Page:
The Arizona Plant Diagnostic Network is designed to link growers and master gardeners with plant experts in your community and with plant scientists at the University of Arizona. These experts are available to answer questions about plant health and help identify new and emerging plant pests and pathogens in Arizona. The goal is to increase public awareness of incoming threats to the plants and produce in our State.
Invasive Species Resources
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University of Arizona; USDA. Animal and Plant Health Inspection Service; Arizona Department of Agriculture.
USDA. Forest Service; Southern Regional Extension Forestry. Forest Health Program.
DOI. FWS. Fisheries and Habitat Conservation.
The U.S. Fish and Wildlife Service Aquatic Invasive Species Program supports a dedicated group of people who work closely with state invasive species coordinators, non-governmental groups, private landowners and many others in their day-to-day activities.
DOI. U.S. Geological Survey; Great Lakes Commission; DOC. National Oceanic and Atmospheric Administration; Great Lakes Fishery Commission.
Aquatic Nuisance Species Task Force.
This database was designed to direct users to invasive species experts. The public portion of the database will guide you to a state contact who acts as a filter for information and identifications.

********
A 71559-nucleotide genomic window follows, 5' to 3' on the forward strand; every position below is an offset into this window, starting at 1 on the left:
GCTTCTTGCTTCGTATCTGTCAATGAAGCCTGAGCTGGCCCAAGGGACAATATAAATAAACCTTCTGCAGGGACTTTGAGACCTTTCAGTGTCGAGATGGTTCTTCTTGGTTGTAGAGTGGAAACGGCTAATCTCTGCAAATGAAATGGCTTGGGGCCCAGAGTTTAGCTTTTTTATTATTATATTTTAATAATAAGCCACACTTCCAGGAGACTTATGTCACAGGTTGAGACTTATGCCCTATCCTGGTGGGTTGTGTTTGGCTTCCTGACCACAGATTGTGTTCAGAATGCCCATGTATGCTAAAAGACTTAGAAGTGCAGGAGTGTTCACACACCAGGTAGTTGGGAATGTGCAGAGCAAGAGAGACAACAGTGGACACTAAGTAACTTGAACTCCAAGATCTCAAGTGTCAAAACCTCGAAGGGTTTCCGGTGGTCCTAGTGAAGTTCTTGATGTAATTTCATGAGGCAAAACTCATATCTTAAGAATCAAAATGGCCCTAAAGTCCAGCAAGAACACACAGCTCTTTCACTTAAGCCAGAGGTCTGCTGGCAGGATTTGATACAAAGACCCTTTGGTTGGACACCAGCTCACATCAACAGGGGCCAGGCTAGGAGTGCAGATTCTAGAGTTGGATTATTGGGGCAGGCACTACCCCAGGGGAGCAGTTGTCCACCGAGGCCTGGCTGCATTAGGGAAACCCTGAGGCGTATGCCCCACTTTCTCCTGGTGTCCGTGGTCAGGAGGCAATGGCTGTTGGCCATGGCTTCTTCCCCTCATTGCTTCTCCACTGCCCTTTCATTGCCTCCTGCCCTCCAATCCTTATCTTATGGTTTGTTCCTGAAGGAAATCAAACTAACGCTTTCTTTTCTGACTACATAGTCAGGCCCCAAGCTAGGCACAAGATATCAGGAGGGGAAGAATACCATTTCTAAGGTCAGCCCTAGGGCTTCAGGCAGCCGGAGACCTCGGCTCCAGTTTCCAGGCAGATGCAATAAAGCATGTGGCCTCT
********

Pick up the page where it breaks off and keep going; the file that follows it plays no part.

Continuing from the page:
National Plant Diagnostic Network.
NPDN is a national network of diagnostic laboratories that rapidly and accurately detect and report pathogens that cause plant diseases of national interest, particularly those that could be deemed to be a biosecurity risk. The specific purpose of the NPDN is to provide a cohesive, distributed system to quickly detect and identify pests and pathogens of concern.
North American Native Plant Society.
Local Native Plant Societies are often your best source of information about plants native to your area.
Note: Provides information for State and Canadian Provinces.
This searchable directory includes contact information and self-identified areas of individual expertise for NatureServe, NatureServe Canada, and our Network Programs in the United States, Canada, and Latin America. More than 80 NatureServe Network Programs collect and analyze data about the plants, animals, and ecological communities of the Western Hemisphere. They are the leading source of information on the precise locations and conditions of at-risk species and threatened ecosystems in their jurisdictions. NatureServe collects, curates, and distributes that information for use at regional, national, and international scales. Staff throughout the Network are experts in their fields, and include some of the most knowledgeable field biologists and conservation planners in their regions.
National Information System for the Regional IPM Centers.
Provides a searchable database for various key contacts, coordinators and experts.
Invasive Carp Regional Coordinating Committee.
See Invasive Carp Newsroom for updated news regarding Asian carp response in the midwest.
Woody Invasives of the Great Lakes Collaborative.